Samsung and LG are testing curved screens for mobile phones and wearable devices. The South Korean companies are competing against each other to deliver flexible displays to their mobile devices. Success in doing so could give them a significant advantage over Apple, Google and other makers of wearable devices in a segment that is shaping up to be the next battleground in consumer electronics.
Samsung announced the so called Galaxy Round, a phone that features curved screen. The news was shortly followed by LG’s announcement of the G Flex, which in contrast to Samsungs handset is deeply curved on a horizontal axis. Both handsets are currently only made for Korean market.
Skeptics have argued that the new feature solves a problem before it has occurred.
“From a usability point of view, they dont really give much … Perhaps [in the case of Samsung’s vertically curved Galaxy Round] it will curve around your leg, but I don’t think that really stands up as a main feature.” commented for The Verge, Matthew Cockerill, associate design director at Seymourpowell.
The LGs G Flex is perhaps the more attractive of the two handsets with a larger distance to curve, it looks different compared to most smartphones. LG is marketing the product as “a good fit for the face”. However, while the claims of ergonomic calling could be true, the phone could be inconvenient to operate on, while not talking.
“The smartphone market is increasingly saturated so it is getting difficult for us to make a step forward,” Ma Chang-min, LG’s head of domestic marketing, said. “Curved display is the future technology, which will evolve into wearable displays.”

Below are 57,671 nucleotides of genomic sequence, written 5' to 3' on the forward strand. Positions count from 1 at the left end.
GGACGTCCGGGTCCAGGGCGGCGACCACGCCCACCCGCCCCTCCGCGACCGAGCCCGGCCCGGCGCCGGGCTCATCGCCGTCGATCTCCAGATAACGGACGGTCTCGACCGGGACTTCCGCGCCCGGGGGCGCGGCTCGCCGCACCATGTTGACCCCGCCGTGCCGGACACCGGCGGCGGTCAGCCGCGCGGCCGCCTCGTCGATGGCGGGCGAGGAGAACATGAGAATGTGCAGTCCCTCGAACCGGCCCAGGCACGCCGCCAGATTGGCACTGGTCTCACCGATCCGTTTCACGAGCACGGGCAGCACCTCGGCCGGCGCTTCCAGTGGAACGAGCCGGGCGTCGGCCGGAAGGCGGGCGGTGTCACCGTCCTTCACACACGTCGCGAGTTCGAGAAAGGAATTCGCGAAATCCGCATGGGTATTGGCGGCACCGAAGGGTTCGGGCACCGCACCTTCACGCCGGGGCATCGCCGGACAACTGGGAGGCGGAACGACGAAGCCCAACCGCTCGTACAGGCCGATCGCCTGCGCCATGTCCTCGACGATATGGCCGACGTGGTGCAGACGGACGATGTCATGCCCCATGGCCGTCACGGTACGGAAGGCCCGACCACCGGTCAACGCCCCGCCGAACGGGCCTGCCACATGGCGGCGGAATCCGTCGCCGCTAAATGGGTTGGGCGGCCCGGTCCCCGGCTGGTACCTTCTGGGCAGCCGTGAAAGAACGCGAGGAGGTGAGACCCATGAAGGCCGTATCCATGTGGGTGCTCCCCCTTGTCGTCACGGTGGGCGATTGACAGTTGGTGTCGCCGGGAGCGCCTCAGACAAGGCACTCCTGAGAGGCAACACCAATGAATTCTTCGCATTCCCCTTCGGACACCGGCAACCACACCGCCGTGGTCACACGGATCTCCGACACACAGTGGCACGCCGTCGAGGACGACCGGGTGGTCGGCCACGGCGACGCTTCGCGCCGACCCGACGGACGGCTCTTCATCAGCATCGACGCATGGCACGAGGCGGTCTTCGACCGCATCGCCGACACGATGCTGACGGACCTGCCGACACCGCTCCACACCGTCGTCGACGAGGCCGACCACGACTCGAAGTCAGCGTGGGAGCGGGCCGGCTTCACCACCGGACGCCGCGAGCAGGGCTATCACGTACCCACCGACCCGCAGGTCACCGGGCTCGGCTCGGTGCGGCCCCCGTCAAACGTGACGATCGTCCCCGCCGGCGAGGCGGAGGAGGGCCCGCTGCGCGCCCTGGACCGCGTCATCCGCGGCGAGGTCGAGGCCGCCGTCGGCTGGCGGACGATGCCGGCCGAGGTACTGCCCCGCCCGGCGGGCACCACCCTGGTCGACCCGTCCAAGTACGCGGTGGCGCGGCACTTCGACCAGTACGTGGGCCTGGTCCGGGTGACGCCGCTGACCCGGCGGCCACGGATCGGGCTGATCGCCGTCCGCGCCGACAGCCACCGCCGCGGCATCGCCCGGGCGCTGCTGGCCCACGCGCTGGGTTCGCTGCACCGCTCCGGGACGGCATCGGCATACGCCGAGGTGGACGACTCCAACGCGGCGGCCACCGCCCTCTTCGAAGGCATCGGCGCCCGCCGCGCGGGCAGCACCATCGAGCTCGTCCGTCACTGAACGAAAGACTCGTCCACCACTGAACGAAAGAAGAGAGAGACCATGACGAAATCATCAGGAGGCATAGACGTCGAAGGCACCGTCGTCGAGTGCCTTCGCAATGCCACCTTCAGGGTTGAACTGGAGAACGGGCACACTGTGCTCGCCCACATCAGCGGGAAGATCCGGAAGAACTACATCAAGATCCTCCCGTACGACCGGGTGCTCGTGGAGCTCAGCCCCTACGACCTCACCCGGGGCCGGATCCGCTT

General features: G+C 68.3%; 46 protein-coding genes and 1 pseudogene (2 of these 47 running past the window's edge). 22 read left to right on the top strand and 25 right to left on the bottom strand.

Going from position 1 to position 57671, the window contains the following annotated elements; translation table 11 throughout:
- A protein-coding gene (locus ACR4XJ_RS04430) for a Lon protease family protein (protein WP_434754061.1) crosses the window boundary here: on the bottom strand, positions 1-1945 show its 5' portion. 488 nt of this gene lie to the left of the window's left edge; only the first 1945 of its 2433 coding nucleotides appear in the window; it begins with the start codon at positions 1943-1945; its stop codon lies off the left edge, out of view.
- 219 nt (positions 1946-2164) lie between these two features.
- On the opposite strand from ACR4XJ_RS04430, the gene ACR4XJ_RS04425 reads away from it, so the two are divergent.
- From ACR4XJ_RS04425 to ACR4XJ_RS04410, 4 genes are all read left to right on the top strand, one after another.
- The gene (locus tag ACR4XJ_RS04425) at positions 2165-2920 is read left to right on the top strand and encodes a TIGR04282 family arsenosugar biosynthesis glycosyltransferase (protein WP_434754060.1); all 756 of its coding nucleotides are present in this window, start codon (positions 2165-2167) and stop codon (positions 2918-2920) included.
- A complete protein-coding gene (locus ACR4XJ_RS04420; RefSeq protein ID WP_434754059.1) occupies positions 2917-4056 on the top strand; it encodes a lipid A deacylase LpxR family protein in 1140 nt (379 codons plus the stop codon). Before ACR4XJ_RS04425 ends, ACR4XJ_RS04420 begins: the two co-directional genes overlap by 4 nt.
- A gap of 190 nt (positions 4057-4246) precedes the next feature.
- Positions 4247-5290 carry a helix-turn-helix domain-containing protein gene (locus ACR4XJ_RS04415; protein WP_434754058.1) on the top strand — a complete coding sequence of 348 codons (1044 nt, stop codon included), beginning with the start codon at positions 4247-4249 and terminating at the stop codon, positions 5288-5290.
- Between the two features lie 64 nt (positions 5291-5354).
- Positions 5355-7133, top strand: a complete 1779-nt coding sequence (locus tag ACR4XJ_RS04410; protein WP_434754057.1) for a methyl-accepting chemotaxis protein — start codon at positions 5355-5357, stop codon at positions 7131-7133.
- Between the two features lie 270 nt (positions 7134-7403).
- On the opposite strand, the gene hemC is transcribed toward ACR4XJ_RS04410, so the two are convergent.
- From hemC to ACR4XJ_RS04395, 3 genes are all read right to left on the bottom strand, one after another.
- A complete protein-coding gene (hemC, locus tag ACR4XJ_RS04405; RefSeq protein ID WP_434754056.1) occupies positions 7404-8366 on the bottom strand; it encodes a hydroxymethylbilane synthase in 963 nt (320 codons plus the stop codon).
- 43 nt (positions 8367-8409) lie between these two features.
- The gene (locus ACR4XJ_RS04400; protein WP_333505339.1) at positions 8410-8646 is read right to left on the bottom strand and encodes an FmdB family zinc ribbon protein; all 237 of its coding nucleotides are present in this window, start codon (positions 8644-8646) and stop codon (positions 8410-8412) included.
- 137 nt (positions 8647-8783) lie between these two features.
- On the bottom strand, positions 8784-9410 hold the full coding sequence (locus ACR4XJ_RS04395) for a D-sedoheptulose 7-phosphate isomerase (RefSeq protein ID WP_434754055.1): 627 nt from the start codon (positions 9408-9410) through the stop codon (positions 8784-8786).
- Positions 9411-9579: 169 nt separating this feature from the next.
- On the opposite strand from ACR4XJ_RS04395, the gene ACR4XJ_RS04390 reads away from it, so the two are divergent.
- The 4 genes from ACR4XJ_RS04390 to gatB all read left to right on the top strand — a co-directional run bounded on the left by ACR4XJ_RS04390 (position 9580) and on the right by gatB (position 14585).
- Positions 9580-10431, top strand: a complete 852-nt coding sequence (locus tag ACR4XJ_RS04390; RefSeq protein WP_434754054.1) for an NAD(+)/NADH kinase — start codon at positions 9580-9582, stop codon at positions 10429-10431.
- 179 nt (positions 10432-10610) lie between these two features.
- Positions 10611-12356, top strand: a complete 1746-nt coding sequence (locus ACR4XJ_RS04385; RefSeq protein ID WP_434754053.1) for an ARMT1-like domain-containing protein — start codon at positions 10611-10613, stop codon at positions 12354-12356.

On the other side flexible displays would allow for completely new forms of gadgets such as smartwatches or bracelets that wrap around the wrist, or tablet computers that can be rolled up and even folded to fit into pockets.
With development of curved screen technology Samsung and LG should face an important strategic decision: whether or not to supply flexible screens to other companies, especially concerning Apple. Analysts expect Samsung to keep flexible displays for itself, given the fact that the new panels will play a key role in its efforts to differentiate its products. But they say LG is likely to supply flexible displays to Apple.
Both companies are heavily investing in OLED display technology, which is used in smartphones from Samsung, LG, Motorola, and others. The investments are finally repaying for the smartphone giants though they should add much more funds to see the full potential of the technology. But with the industry consensus forming around flexible displays as the next big area for technological breakthroughs, few doubt that the investment would pay off in the long run.